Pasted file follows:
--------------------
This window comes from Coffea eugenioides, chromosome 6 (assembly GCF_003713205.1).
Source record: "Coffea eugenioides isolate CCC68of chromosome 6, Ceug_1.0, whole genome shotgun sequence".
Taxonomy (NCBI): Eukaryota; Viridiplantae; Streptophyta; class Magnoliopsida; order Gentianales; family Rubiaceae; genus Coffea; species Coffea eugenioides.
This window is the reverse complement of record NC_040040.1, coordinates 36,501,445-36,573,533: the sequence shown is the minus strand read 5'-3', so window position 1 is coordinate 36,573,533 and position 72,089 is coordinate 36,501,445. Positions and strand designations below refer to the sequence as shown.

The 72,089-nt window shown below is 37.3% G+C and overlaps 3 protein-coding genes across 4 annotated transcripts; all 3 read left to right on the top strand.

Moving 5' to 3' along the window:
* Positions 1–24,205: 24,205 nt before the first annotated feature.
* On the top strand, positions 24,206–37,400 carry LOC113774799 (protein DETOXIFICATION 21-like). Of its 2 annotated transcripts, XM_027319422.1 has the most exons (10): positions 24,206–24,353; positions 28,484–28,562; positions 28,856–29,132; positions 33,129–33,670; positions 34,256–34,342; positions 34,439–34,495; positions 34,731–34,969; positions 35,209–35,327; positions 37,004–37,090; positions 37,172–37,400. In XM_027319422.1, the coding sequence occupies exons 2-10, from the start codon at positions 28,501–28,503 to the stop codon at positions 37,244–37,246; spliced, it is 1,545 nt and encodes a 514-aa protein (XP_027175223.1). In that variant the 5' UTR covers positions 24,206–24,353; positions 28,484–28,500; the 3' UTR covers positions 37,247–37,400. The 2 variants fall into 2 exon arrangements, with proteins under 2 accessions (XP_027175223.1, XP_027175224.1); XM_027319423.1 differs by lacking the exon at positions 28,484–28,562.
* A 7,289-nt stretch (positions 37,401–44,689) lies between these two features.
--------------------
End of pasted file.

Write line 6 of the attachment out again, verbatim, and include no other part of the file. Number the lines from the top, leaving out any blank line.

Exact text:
Moving 5' to 3' along the window: